Brendan Rodgers’ transfer activity hasn’t quite been the immediate catalyst for a reinvigorated fan base that many thought it would be. Then again, there hasn’t been much value in the market and without shifting certain players first it seems unlikely that Liverpool will be spending big any time soon. However, one move that the former Swansea boss does appear to be keen on is Theo Walcott.
The subject of praise and scorn in equal measure, Walcott is not to everyone’s taste. Nevertheless, Liverpool fans should not dismiss the proposed move out of hand. The possibility of a transfer was mooted as far back as March when Kenny Daglish had apparently earmarked the winger as a potential signing for the summer. The Glaswegian may not have made it that far himself but the sentiment seems to have lingered at Anfield.
Walcott is a self-confessed Liverpool fan from his youth. A real one it should be added, not like Robbie Keane who simply masqueraded in a mock children’s bedroom in a Sky Sports studio like some obsessive compulsive stalker because a producer thought it might endear him to the Liverpool fans in spite of his obvious lack of talent. No, Walcott really has been a Liverpool supporter all his life, and has mentioned the appeal of one day playing for the club.
The passing football Swansea played last season may have revolved around the efforts of midfielders like Joe Allen, Leon Britton and Gylfi Sigurdsson but equally important to the success of that style of football were the performances of Nathan Dyer and Scott Sinclair.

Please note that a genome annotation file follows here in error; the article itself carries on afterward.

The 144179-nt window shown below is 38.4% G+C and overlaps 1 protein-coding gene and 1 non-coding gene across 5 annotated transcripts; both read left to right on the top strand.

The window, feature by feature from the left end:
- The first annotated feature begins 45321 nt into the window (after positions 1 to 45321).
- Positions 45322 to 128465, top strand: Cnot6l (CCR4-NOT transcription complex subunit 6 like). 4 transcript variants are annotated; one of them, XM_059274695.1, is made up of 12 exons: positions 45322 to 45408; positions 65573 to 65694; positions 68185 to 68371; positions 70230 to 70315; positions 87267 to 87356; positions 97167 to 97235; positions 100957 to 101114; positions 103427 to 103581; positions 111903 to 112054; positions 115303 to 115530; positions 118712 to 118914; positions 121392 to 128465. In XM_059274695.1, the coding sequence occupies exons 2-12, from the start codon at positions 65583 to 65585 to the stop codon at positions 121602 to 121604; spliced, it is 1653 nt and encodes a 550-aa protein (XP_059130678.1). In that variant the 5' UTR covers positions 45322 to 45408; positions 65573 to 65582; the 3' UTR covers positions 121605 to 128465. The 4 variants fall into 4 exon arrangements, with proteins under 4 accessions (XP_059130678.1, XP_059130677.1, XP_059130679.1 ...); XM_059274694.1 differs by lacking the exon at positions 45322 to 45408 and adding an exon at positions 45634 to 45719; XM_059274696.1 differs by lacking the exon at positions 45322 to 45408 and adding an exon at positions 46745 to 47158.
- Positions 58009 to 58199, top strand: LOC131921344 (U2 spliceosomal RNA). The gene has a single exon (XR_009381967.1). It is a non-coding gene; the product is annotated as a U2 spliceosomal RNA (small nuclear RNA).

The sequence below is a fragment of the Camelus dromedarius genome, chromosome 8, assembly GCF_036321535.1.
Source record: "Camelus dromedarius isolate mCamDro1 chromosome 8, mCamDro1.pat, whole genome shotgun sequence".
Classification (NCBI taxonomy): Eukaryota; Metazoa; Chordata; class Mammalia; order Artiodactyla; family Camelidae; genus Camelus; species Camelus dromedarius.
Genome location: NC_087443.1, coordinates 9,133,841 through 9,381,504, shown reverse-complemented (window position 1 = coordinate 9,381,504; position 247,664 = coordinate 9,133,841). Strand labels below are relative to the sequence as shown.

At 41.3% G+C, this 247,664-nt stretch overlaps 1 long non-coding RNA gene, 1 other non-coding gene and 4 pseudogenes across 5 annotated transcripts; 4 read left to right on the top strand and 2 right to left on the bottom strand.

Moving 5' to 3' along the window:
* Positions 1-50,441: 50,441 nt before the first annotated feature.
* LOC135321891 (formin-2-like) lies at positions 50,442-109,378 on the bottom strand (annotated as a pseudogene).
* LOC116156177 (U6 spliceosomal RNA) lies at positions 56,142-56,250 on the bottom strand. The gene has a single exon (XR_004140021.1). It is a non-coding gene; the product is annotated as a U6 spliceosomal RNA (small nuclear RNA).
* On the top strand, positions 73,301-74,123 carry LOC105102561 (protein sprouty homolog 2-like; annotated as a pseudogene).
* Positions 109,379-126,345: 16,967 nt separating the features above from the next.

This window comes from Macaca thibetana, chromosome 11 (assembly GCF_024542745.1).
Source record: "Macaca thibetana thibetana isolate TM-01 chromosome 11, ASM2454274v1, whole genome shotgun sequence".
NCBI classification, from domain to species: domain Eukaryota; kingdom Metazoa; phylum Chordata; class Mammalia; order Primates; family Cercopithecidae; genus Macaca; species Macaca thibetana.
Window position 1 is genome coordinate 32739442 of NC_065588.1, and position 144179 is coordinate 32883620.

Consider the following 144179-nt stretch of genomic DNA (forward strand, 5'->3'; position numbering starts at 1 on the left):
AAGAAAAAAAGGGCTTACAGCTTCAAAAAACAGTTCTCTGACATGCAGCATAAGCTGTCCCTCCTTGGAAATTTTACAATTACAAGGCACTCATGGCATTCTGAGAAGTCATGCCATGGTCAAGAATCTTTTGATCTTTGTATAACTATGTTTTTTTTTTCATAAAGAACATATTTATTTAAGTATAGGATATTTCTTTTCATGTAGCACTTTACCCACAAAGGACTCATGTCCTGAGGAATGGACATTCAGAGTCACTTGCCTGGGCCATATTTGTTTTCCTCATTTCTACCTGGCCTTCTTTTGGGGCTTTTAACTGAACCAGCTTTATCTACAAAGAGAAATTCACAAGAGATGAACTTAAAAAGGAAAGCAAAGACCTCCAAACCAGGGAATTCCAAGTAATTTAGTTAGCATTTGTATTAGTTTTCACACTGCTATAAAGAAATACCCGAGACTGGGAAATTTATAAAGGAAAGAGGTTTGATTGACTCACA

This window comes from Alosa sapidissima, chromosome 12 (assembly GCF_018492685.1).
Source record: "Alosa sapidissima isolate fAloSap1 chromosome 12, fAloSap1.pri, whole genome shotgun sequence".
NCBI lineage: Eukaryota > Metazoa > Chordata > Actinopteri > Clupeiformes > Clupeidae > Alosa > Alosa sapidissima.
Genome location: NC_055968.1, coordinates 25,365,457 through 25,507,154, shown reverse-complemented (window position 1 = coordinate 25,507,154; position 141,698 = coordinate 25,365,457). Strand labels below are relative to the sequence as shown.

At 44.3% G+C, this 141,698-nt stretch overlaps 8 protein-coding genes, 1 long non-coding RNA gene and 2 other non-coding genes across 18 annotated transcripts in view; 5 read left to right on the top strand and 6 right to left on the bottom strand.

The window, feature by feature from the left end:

Throughout the season Swansea used the pace of Dyer and Sinclair to stretch opposition defences. Liverpool lacks a winger in this model. Only Raheem Sterling is of a similar ilk and he is, so far, unproven at the highest level. Suarez and Downing can both play out wide yet neither possess the pace to compete with a player like Walcott.
Moreover, whilst many Liverpool fans will doubt Walcott’s ability, Rodgers may be able to bring the best out of him. He helped to develop Sinclair and Dyer in to an incredibly effective pair; between them they scored or assisted 19 goals in the Premier League last season. That equates to 43% of all of Swansea’s league goals last season. Not bad for two wingers playing for a newly promoted side.
It would be foolhardy to suggest that Rodgers would be better at nurturing talent than Wenger but it is hard to deny that Walcott may need a change of scenery in order to realise his potential. Liverpool could be the challenge that helps him grow as player, just as moving to Man City helped Clichy to develop.
You also need to look at it from Walcott’s point of view. Considering his rate of progression, Walcott could reasonably expect to be usurped by Oxlade-Chamberlain this season. It is far from a certainty but will Theo want to sign a new long-term contract when he cannot be sure that he has a starting place at Arsenal in the long term?
The squad for the 2014 World Cup will be decided over the next two seasons and if Walcott cannot guarantee a starting place at his club it seems unlikely that he would be able to for his country. He has already missed one World Cup, he will have that in the back of his mind when deciding his future at Arsenal. Should he decide to leave, Liverpool could offer him a place in the starting eleven with a manager who is known to covet players of his style.
For now, Walcott is an Arsenal player. To suggest, however, that a move to Liverpool could be a good idea for all parties is not unreasonable. Arsenal may prefer a more consistent player, Liverpool need to inject some pace in to their squad and can be reassured by Walcott’s statistics from last season (11 goals and 12 assists) and Walcott can find the assurances on his future that he may want in light of Arsenal’s glut of forwards.